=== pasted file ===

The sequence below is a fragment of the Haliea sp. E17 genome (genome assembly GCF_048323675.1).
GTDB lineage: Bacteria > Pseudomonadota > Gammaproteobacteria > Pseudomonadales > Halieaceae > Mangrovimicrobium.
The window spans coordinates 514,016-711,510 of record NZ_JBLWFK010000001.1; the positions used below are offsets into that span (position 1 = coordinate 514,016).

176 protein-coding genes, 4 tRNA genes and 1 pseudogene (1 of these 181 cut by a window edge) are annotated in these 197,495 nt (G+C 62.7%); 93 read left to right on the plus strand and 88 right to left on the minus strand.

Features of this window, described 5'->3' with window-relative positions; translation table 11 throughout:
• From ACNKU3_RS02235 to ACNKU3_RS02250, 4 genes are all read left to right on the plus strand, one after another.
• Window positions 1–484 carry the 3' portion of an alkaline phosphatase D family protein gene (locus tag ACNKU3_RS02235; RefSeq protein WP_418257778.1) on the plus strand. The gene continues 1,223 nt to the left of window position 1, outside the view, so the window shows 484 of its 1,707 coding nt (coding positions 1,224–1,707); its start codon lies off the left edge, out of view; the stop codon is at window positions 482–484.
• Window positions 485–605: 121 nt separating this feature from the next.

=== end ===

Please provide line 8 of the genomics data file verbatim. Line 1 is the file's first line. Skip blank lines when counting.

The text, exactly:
• Window positions 485–605: 121 nt separating this feature from the next.